Projects with Currumbin Wildlife Hospital

Cassidy and her joey attached

Koalas in SEQ suffer badly from chlamydia infections, which cause blindness and infertility and are a major contributor to population decline and local extinctions. Koalas have been listed as an endangered species in 2022. The Reproductive Infection and Immunity Research Group at Centre for Immunology and Infection Control at QUT  lead by Professor Ken Beagley have developed 2 chlamydial vaccines for koalas and are working with local wildlife hospitals, sanctuaries and veterinarians to evaluate these vaccines in both wild and captive koala populations.

Koala project 1 with Currumbin: Vaccination of wild koalas at Eleanora

The Eleanora population is a geographically isolated population on the Gold Coast with a high incidence (70-80%) of chlamydial disease, as determined by City of the Gold Coast council (CoGC) survey. Population numbers are decreasing.  Working with Dr Michael Pyne at the Currumbin Wildlife Hospital, we aim to capture 10% of healthy young koalas every year for 5 years. Animals are captured by dedicated capture crews. They are given a complete health check including being tested for Chlamydia and treated if positive. Chlamydia-free and treated animals then receive 2 doses of a vaccine, 30 days apart. Between the first and second vaccinations animals are housed at CWH or a dedicated housing facility in Pottsville, NSW. After the second vaccine animals are collared and released as close as possible to the capture site. The solar-powered transmitters on the collars allow for VHF and GPS monitoring and tracking of animals. Animals are recaptured at 3, 6 and 12 months post-vaccination. At each capture animals are given a health check, tested for Chlamydia and the females checked for pouch young. At the end of 5 years the CoGC will carry out another survey to determine the incidence of chlamydial disease in the vaccinated and control populations. We hope to see a decrease in population incidence of chlamydial disease and an increase in healthy koala numbers.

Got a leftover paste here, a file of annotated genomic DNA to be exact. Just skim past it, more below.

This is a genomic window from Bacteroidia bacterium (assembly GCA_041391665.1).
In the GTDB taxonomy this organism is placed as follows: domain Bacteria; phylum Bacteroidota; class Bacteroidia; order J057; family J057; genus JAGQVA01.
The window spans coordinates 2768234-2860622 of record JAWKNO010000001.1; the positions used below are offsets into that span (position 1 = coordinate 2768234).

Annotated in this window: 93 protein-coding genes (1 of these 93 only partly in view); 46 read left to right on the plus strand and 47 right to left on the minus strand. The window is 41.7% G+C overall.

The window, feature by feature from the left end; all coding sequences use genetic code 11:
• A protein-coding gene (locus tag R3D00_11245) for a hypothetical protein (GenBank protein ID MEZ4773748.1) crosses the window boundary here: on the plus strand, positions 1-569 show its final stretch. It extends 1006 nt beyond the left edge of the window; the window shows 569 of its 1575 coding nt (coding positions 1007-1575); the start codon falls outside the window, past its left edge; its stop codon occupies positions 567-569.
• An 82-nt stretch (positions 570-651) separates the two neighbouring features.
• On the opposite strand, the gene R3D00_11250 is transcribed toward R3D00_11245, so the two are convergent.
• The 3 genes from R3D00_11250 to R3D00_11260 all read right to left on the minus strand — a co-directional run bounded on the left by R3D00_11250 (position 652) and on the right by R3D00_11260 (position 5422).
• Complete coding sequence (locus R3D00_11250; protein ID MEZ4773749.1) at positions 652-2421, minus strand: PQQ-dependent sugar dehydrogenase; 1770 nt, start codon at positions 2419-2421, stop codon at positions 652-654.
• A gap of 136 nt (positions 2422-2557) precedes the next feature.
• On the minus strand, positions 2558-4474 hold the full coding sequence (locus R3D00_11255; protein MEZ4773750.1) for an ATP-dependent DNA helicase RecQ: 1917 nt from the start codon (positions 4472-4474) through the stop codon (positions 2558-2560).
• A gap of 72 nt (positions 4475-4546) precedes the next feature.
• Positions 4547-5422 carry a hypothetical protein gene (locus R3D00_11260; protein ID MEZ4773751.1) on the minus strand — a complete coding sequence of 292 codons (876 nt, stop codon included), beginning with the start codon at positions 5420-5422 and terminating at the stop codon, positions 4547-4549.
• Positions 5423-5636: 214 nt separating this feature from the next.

Progress to date:

Number of animals captured/vaccinated/released 23

13 recaptured for 3-month check

7 recaptured for 6-month check

3 recaptured for 12-month check


Number of females with joeys (9)

Koala project 2 with Currumbin: Comparison of a 1 and 2-shot vaccine in captive-bred koalas

Most work done to date is with our 2-shot vaccine, requiring a primary vaccination and a booster 30 days later. Experience with this vaccine suggests that immunity lasts up to 7-8 years. The one downside of this vaccine is that animals must be held in captivity for 30 days or released and recaptured for the booster. We have also developed a second vaccine, which requires only one primary vaccination. Preliminary data from this vaccine suggests the immunity does not last as long as the immunity generated by the 2-shot vaccine. We are currently comparing the immunity elicited by each vaccine in captive koalas bred at Currumbin.  To date 4 animals have been vaccinated with each vaccine. Each group will eventually contain 20 animals.

Separately, we are also vaccinating all koalas that come to the Currumbin Wildlife hospital and are released back into the wild (up to 400 a year)